FRAMINGHAM (07/31/2000) - A nervous investment fund manager called me recently, wondering whether demand in the IT services industry was slowing. Had the long-predicted post-Y2k crash finally hit? Several major systems-integration firms reported lower-than-expected second-quarter earnings. The stock market extracted its penalties for those failures to meet analysts' expectations. Then Computer Associates International Inc. announced "disappointing" results.
Whack: 42 percent off its share price in one day.
It seems strange to have a drop in the IT services business when Internet and wireless technologies offer such opportunity for growth. But I believe it's only a temporary slowdown, driven by a massive restructuring of the IT services and products industry. Here's why:
The lull isn't coming from the end of Y2k conversions - unless you're one of those companies that foolishly built a large practice or product set just for Y2k readiness. Rather, the slowdown comes from companies stopping to consider how the Internet will really affect their businesses and how their strategies and operations will have to change.
Most companies haven't figured this out yet and have become further confused by the e-commerce failures in many retailing ventures. Eventually, their legacy or infrastructure systems will have to go through another round of massive change to operate in electronic channels. But most companies are hesitant to spend on new ERP systems until they're more confident about what their businesses really need.
One sign that we're only in a temporary slowdown is that most IT services and product companies are still growing, but not as quickly as they did in the past couple of years. Every IT company and organization I know is still looking for good people.
Wall Street analysts had become used to growth rates of 20 percent to 25 percent a year - or even greater for some smaller startups whose businesses were based on Internet-related work, like Web-site design or Internet-strategy consulting. But many of these small companies - several of which had meteoric IPOs - won't grow much larger. And it's not because business isn't out there.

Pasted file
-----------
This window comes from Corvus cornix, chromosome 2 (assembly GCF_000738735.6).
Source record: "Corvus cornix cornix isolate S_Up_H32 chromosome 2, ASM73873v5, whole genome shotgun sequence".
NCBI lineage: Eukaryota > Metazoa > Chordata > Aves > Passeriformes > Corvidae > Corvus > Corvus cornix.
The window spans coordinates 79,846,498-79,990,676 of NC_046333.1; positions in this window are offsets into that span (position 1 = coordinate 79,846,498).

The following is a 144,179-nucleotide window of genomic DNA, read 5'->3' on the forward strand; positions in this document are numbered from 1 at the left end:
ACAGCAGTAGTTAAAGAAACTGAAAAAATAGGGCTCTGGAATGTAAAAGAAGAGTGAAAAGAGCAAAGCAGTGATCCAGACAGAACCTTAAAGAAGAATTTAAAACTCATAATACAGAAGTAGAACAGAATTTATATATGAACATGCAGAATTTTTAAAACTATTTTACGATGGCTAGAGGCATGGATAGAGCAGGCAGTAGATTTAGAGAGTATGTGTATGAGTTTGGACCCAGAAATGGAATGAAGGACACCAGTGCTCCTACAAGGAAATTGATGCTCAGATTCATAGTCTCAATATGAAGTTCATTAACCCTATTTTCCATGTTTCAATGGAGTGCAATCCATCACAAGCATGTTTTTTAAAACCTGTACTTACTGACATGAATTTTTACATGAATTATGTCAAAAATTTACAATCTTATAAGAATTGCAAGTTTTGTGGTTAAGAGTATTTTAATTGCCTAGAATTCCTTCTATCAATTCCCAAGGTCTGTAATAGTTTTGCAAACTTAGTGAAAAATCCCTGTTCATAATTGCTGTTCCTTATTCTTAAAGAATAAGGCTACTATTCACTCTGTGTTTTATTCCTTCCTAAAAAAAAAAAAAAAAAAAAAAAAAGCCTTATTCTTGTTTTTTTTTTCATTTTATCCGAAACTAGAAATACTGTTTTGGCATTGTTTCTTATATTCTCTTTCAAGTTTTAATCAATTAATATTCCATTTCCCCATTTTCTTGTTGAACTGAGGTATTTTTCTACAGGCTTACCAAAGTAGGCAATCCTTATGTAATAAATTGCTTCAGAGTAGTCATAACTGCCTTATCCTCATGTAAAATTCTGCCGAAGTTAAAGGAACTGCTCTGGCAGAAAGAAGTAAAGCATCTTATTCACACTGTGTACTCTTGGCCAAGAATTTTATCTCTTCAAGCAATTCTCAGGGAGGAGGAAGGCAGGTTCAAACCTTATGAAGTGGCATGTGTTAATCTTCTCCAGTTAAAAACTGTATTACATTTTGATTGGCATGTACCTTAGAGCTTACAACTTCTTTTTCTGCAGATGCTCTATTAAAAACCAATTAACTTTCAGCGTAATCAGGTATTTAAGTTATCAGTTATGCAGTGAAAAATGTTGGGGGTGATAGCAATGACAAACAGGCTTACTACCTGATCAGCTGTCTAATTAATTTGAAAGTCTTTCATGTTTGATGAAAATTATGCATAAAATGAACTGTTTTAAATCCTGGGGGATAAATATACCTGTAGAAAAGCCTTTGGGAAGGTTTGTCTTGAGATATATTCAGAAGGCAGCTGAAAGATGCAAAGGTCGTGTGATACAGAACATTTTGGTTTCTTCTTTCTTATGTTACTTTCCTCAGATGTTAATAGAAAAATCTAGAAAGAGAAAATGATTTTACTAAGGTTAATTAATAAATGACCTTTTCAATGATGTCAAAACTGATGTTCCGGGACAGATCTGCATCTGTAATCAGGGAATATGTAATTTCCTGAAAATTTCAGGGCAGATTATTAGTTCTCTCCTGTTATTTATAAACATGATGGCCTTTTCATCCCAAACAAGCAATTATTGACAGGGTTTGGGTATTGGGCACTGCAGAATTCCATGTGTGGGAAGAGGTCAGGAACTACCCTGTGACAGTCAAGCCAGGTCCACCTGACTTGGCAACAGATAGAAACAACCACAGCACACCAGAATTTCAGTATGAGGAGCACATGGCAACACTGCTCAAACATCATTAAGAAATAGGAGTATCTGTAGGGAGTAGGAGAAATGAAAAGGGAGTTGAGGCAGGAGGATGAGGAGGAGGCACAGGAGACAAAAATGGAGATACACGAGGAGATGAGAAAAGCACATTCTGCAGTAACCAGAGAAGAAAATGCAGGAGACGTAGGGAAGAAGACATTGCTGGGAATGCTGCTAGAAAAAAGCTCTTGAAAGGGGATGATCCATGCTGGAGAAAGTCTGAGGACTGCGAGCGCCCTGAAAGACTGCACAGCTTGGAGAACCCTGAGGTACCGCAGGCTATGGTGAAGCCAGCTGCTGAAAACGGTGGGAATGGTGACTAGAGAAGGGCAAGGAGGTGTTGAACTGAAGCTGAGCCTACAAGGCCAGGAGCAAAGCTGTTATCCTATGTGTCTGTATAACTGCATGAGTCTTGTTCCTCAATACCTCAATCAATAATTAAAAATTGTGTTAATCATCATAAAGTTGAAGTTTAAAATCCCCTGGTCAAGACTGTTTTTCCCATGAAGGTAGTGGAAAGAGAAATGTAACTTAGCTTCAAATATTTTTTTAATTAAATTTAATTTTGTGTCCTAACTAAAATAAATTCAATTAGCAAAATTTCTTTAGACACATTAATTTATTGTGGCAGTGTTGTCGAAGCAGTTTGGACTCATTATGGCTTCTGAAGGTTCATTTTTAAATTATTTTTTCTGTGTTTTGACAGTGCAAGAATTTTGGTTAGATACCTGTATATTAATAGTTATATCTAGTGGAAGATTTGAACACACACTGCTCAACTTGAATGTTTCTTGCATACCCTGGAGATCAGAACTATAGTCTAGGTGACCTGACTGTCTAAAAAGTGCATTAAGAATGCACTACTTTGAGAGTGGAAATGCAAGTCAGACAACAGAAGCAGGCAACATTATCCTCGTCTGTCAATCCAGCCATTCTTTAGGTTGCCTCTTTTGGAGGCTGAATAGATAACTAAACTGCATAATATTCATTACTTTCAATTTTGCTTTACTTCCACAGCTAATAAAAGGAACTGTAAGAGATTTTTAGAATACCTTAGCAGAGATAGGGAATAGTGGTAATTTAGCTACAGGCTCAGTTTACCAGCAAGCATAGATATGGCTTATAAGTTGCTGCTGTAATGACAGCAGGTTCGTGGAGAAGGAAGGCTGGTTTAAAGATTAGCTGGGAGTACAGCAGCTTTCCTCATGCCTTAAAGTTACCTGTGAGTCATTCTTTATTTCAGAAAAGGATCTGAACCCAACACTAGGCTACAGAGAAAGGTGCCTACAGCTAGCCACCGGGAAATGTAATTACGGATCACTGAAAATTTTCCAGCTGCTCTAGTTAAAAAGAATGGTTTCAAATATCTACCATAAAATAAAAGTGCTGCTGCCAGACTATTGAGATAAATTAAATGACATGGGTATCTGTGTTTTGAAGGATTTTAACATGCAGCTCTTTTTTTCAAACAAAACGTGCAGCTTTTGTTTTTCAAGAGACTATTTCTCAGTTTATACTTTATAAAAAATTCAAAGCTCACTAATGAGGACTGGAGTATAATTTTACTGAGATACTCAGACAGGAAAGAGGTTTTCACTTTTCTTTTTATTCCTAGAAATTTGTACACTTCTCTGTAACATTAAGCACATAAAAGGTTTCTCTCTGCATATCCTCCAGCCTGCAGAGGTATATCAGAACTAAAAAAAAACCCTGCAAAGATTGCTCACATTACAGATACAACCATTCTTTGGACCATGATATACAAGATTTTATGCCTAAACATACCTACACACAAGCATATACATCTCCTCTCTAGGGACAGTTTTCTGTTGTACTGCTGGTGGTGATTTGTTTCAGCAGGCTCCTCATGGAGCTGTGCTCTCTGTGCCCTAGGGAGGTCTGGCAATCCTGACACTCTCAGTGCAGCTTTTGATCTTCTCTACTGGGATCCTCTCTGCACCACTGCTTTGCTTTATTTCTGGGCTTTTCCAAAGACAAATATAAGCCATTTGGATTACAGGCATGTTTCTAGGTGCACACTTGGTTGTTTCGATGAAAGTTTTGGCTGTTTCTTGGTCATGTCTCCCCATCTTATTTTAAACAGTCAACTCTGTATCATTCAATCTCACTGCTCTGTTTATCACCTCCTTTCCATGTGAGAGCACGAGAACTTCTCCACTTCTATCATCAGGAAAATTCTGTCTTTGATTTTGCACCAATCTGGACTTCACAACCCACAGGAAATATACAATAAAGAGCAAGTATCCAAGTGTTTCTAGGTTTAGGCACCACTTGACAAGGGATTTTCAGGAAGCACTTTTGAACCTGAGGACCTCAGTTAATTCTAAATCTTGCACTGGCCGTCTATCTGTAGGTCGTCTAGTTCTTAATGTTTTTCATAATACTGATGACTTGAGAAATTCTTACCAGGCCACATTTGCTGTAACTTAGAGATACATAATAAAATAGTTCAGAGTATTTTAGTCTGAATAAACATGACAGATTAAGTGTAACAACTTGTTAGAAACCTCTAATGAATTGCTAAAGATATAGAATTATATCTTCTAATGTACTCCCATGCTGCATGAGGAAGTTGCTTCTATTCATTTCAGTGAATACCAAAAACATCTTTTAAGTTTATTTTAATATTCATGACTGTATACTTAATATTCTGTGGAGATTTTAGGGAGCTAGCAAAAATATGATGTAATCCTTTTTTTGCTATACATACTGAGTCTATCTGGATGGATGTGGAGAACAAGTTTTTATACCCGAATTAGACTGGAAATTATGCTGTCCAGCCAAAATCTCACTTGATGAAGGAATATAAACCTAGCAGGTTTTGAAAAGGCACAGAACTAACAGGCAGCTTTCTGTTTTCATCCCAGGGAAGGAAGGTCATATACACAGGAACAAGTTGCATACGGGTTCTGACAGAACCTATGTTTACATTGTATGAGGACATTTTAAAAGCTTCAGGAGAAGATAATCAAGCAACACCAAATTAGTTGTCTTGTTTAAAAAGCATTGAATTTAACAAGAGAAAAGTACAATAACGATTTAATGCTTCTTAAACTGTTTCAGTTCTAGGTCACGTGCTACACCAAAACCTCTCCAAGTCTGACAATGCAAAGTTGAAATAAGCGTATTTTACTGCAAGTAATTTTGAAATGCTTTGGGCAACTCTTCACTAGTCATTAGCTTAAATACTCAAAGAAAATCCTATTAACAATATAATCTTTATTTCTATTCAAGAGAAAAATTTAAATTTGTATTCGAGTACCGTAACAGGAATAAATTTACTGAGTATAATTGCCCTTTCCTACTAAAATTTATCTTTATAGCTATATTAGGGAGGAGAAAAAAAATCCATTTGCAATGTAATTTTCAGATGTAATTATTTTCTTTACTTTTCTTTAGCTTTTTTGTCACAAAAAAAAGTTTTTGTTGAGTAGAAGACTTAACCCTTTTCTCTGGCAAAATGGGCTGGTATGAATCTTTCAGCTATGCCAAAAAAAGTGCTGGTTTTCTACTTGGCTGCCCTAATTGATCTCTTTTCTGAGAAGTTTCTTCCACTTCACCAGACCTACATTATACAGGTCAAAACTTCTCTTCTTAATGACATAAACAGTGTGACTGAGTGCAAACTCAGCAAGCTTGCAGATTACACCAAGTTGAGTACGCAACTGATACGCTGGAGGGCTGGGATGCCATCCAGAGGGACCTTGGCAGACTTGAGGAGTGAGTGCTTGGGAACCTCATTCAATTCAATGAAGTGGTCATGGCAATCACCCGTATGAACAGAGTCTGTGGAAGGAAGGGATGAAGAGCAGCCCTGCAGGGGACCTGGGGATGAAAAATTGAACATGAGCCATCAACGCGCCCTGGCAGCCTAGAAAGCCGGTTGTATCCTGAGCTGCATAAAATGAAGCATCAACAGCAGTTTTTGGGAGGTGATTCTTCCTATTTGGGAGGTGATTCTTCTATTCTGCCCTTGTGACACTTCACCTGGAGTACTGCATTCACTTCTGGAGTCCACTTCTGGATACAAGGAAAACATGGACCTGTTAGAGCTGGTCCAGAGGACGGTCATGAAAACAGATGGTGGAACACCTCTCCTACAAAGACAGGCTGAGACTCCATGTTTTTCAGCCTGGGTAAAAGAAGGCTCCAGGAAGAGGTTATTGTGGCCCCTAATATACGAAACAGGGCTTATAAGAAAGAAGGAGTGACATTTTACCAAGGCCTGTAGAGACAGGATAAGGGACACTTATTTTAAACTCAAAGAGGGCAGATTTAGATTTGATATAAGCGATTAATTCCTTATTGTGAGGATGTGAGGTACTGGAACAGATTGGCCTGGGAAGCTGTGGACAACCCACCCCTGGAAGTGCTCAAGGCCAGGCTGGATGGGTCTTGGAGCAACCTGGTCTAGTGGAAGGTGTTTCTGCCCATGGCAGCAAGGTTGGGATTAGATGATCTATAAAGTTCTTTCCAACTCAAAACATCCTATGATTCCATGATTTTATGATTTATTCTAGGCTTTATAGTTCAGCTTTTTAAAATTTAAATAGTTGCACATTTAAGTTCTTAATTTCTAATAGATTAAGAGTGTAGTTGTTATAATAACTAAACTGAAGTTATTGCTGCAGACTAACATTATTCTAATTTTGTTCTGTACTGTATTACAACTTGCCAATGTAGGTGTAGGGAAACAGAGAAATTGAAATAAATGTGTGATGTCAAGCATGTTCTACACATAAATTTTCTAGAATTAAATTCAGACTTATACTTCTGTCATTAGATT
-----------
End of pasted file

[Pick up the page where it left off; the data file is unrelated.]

First, the market has become much more competitive, with lots of companies doing Internet-related work. Second, most small companies won't grow to any scale because they lack experienced sales and marketing capabilities and their service/product offerings are too narrow. For them, especially those that are publicly held, slow growth will mean consolidation.
The failure of these smaller companies to grow and the slowdown in the growth of some larger companies shouldn't disguise the fact that there's a huge amount of IT work to be done. There's too much firepower in the Internet and wireless technologies. Companies just have to figure out how to use it.
But how will that work get done? That's where industry restructuring comes in.
Once ERP work picks up, it will be done through application service providers (ASP). ASPs will offer new ERP capabilities at lower and variable costs. But it's naive to think that to be an ASP, all you have to do is offer old ERP systems on a different technology platform. I believe the winners in this part of the IT industry have yet to emerge.
There will also be many specialty firms offering low-priced telecommunications and computing services. But soon, these firms will be seeking content to boost their profits. Expect to see a lot more process outsourcing that includes embedded IT operations. For example, British aerospace company BEA Systems Inc. just formed a venture with a start-up, Xchanging, to do all its human resources work.
And will there be a role for systems integrators in what appears to be an emerging world of specialist players? You bet. Someone still must put all this technology together and make it work. The Internet hasn't made life easier yet.
It's just made more things possible. And a pause to consider those possibilities makes sense.
Champy is chairman of consulting at Perot Systems Corp. in Cambridge, Mass. He can be reached at email@example.com.